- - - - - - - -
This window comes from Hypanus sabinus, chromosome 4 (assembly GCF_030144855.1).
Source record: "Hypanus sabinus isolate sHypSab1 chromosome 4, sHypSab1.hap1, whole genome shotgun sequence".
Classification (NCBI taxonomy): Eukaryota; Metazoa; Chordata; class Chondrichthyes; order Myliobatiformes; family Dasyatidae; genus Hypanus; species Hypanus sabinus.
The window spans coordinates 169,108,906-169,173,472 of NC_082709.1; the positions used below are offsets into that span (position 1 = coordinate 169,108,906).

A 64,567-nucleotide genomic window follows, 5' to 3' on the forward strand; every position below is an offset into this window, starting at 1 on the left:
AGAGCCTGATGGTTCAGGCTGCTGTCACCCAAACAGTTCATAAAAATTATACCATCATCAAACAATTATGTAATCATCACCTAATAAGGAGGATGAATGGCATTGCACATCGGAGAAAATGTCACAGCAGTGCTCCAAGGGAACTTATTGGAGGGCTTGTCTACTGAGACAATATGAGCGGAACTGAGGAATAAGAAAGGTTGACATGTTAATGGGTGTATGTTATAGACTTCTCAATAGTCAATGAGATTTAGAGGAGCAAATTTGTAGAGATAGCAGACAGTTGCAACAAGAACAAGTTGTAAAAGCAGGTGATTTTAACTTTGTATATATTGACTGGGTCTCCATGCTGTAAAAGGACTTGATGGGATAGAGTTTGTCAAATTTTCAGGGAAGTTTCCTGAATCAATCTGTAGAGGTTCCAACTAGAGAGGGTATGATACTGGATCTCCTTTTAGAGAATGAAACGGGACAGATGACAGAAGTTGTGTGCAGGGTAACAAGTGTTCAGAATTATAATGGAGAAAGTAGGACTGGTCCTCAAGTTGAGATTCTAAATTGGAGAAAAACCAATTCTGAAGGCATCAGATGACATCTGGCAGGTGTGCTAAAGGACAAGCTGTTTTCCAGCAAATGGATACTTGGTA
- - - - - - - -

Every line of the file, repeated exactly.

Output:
This window comes from Hypanus sabinus, chromosome 4 (assembly GCF_030144855.1).
Source record: "Hypanus sabinus isolate sHypSab1 chromosome 4, sHypSab1.hap1, whole genome shotgun sequence".
Classification (NCBI taxonomy): Eukaryota; Metazoa; Chordata; class Chondrichthyes; order Myliobatiformes; family Dasyatidae; genus Hypanus; species Hypanus sabinus.
The window spans coordinates 169,108,906-169,173,472 of NC_082709.1; the positions used below are offsets into that span (position 1 = coordinate 169,108,906).

A 64,567-nucleotide genomic window follows, 5' to 3' on the forward strand; every position below is an offset into this window, starting at 1 on the left:
AGAGCCTGATGGTTCAGGCTGCTGTCACCCAAACAGTTCATAAAAATTATACCATCATCAAACAATTATGTAATCATCACCTAATAAGGAGGATGAATGGCATTGCACATCGGAGAAAATGTCACAGCAGTGCTCCAAGGGAACTTATTGGAGGGCTTGTCTACTGAGACAATATGAGCGGAACTGAGGAATAAGAAAGGTTGACATGTTAATGGGTGTATGTTATAGACTTCTCAATAGTCAATGAGATTTAGAGGAGCAAATTTGTAGAGATAGCAGACAGTTGCAACAAGAACAAGTTGTAAAAGCAGGTGATTTTAACTTTGTATATATTGACTGGGTCTCCATGCTGTAAAAGGACTTGATGGGATAGAGTTTGTCAAATTTTCAGGGAAGTTTCCTGAATCAATCTGTAGAGGTTCCAACTAGAGAGGGTATGATACTGGATCTCCTTTTAGAGAATGAAACGGGACAGATGACAGAAGTTGTGTGCAGGGTAACAAGTGTTCAGAATTATAATGGAGAAAGTAGGACTGGTCCTCAAGTTGAGATTCTAAATTGGAGAAAAACCAATTCTGAAGGCATCAGATGACATCTGGCAGGTGTGCTAAAGGACAAGCTGTTTTCCAGCAAATGGATACTTGGTA